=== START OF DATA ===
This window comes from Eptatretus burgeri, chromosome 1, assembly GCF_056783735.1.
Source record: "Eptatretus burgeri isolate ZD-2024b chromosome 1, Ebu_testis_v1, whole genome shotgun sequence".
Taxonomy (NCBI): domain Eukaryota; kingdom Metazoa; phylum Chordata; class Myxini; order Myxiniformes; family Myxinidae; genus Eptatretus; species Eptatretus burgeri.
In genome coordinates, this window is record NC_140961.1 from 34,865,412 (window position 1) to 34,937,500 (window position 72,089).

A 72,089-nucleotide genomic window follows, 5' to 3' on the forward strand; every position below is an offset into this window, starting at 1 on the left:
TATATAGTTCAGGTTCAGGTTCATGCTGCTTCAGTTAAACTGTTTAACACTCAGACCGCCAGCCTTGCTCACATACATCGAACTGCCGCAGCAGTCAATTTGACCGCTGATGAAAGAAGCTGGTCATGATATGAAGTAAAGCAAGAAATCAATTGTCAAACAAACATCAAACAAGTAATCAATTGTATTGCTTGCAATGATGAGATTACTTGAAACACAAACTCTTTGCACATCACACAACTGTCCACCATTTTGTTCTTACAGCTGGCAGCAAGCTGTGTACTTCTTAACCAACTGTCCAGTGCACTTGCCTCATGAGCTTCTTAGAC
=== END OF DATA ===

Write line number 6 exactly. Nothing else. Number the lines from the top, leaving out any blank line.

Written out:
TATATAGTTCAGGTTCAGGTTCATGCTGCTTCAGTTAAACTGTTTAACACTCAGACCGCCAGCCTTGCTCACATACATCGAACTGCCGCAGCAGTCAATTTGACCGCTGATGAAAGAAGCTGGTCATGATATGAAGTAAAGCAAGAAATCAATTGTCAAACAAACATCAAACAAGTAATCAATTGTATTGCTTGCAATGATGAGATTACTTGAAACACAAACTCTTTGCACATCACACAACTGTCCACCATTTTGTTCTTACAGCTGGCAGCAAGCTGTGTACTTCTTAACCAACTGTCCAGTGCACTTGCCTCATGAGCTTCTTAGAC